Tipsday: Writerly Goodness found on the interwebz, Dec 8-14, 2019

Here are some informal writerly learnings to peruse while you’re preparing for, or celebrating, the holidays.

Lori Freeland says that show, don’t tell, are the three most misunderstood words in a writer’s vocabulary. Then, Colleen M. Story shared seven ways writers can overcome holiday anxiety. Julie Glover is saying no to get to a more important yes. Writers in the Storm

Shaelin shares five of her favourite tropes. Reedsy

Rheea Mukherjee makes notes on writer dreams, gratitude, and the anxiety of authenticity. Jim Dempsey wants you to manipulate your reader’s point of view. Sarah Callender asks, is imitating the greats helpful or harmful? Kathryn Craft is manipulating story time for maximum effect. David Corbett shares a lesson in forgiveness from The Crown. Writer Unboxed

K.M. Weiland critiques: ten ways to write a better first chapter using specific word choices. Helping Writers Become Authors

Roz Morris shares five post-NaNoWriMo ways to use the holidays to keep your new writing habits … without revising too early. Nail Your Novel

Abigail K. Perry digs into James Scott Bell’s signpost scene 13: the final battle. Brenda Joyce Patterson takes a deep dive into the essay. Then, Constance Emmett shares five tips for post-publication survival and success. DIY MFA

Robert Lee Brewer points out the difference between lets and let’s. Writer’s Digest

Nathan Bransford offer the eight essential elements of a story.

Chris Winkle shares five ways to make multiple points of view more engaging. Then, Oren Ashkenazi explains why some dark topics are more sensitive than others. Mythcreants

Tim makes some excellent points about writing power escalation. Hello, Future Me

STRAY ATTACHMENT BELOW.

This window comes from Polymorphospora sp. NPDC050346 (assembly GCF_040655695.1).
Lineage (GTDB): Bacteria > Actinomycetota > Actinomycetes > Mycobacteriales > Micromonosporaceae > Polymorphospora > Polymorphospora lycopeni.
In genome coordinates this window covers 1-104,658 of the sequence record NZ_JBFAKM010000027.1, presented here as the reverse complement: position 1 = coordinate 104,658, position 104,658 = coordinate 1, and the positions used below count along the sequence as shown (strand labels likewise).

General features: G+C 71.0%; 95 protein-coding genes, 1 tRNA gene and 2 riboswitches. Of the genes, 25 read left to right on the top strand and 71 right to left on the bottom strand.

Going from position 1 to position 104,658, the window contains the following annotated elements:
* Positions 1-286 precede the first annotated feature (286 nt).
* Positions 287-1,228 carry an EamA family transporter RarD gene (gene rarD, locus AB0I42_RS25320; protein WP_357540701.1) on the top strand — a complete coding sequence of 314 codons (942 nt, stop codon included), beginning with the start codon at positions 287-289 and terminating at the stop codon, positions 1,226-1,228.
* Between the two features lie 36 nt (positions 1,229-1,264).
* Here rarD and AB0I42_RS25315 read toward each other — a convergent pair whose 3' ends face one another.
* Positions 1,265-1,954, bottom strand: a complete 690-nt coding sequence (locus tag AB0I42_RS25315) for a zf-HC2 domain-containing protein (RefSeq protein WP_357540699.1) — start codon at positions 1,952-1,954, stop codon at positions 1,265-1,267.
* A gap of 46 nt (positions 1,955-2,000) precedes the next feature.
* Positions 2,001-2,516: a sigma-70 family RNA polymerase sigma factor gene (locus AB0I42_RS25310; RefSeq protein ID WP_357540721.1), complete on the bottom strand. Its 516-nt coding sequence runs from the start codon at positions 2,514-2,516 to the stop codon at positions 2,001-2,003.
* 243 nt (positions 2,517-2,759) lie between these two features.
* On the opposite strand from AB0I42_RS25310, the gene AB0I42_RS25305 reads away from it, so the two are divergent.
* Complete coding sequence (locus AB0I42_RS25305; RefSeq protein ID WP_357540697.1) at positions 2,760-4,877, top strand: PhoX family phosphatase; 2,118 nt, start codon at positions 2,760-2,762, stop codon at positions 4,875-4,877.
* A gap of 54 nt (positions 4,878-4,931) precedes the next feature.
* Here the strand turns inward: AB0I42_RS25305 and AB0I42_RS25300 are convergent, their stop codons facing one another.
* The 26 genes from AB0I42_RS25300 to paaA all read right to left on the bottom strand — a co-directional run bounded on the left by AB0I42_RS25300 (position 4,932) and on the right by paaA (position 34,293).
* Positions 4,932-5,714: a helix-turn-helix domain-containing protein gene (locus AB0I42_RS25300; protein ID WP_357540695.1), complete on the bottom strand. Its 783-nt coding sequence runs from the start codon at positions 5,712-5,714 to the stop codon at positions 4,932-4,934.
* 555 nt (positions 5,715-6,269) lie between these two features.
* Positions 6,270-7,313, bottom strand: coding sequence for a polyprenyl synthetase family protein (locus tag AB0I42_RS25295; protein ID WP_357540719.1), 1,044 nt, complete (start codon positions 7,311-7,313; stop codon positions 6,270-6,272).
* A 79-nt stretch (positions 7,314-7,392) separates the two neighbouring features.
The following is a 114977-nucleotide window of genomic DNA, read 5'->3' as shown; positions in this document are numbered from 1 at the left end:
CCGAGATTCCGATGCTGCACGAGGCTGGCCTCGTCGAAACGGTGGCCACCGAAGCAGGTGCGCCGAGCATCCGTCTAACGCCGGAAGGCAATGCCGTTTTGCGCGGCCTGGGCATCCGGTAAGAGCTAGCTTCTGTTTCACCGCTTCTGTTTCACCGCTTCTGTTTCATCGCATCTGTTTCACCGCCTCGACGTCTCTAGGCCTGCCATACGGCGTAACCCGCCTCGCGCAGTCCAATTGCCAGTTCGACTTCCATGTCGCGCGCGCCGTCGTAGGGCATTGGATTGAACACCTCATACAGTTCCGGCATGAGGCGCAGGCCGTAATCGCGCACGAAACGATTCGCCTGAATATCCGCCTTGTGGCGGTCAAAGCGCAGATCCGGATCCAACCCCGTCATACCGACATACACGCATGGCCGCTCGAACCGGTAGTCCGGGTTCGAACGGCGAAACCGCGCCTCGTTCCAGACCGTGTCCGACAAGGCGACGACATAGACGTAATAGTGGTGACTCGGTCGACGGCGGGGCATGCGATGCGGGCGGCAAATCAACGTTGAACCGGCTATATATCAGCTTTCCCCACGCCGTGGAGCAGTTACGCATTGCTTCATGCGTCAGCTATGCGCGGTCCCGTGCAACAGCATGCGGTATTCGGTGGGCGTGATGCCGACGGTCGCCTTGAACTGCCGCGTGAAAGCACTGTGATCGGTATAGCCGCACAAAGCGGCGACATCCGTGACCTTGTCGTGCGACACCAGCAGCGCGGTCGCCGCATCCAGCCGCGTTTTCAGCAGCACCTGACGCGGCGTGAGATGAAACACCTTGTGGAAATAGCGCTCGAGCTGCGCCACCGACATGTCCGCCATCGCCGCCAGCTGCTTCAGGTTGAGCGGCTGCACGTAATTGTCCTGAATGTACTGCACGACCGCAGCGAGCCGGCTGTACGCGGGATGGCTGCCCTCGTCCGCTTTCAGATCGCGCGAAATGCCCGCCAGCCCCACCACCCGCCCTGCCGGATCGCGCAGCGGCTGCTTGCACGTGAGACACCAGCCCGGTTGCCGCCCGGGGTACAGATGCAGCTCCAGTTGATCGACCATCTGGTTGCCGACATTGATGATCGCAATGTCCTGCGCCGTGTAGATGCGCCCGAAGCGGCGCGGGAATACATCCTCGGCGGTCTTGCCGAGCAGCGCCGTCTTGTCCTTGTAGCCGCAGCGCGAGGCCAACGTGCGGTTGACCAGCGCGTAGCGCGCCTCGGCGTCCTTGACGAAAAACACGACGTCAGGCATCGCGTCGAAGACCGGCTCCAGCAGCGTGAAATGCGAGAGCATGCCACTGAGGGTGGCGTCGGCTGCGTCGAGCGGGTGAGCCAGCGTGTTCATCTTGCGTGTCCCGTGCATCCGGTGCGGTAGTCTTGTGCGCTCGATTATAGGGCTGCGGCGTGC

Heidi Fiedler stops by The Creative Penn: five ways to quiet your inner editor.

Jami Gold asks, what’s your core story?

Thank you for stopping by. I hope you’re leaving with some great resources for your current work in progress.

Until Thursday, be well!

Tipsday2019

Things for which I am thankful in 2017

I know that gratitude is something that’s supposed to be reserved for Thanksgiving, but in this year of political upheaval and general dreck, I wanted to share my list of things for which I am thankful in 2017.

Things have been shifting for me in the past couple of years. I’m not expending as much energy at the day job and trying to focus on what makes me happy, namely, writing and my family.

Accordingly, the first item on my list is: Phil.

Though he may not understand me all the time, Phil has been unfailingly supportive and loving. We really are the best of friends.

I am also grateful for my mom, who, likely because I’ve chosen not to have kids, continues to care for me long after I’ve become an independent adult. Phil and I should be taking care of her, and we do, but moms are moms, ya?

I give thanks for my extended family, Phil’s mom and sister and her husband. We’re a small family up here, but that’s just the right size for us.

I’m thankful for my dearest friends, Margaret, Kim, Yana, Sandy, Sharon, and Stacy. These people have been in my life for a long time and even if we don’t chat often, we do keep in touch and keep each other grounded.

I’m grateful for my job, believe it or not. Having a day job gives me enough disposable income to travel and attend writerly events. It also gives me the opportunity to take self-funded leaves, like the one I just finished. While it’s still a dream of mine to be able to quit and devote my time to my craft, for now, it remains a dream. And I have some great co-workers, many of whom I count among my friends.

I’m thankful for my writing community, locally, and on line. There are so many of you, now, that I can’t list you all. But know that you’ve all contributed to my development as an artist. If I ever do get a novel published, it will be due, in part, to all of you.

I’m very thankful to have had the opportunity to attend the Writing Excuses Baltic Cruise. It really was a transformative event, as I continue to say.

And I’m thankful for Torvi, though she’s driving me a bit mad with her puppy shenanigans at the moment.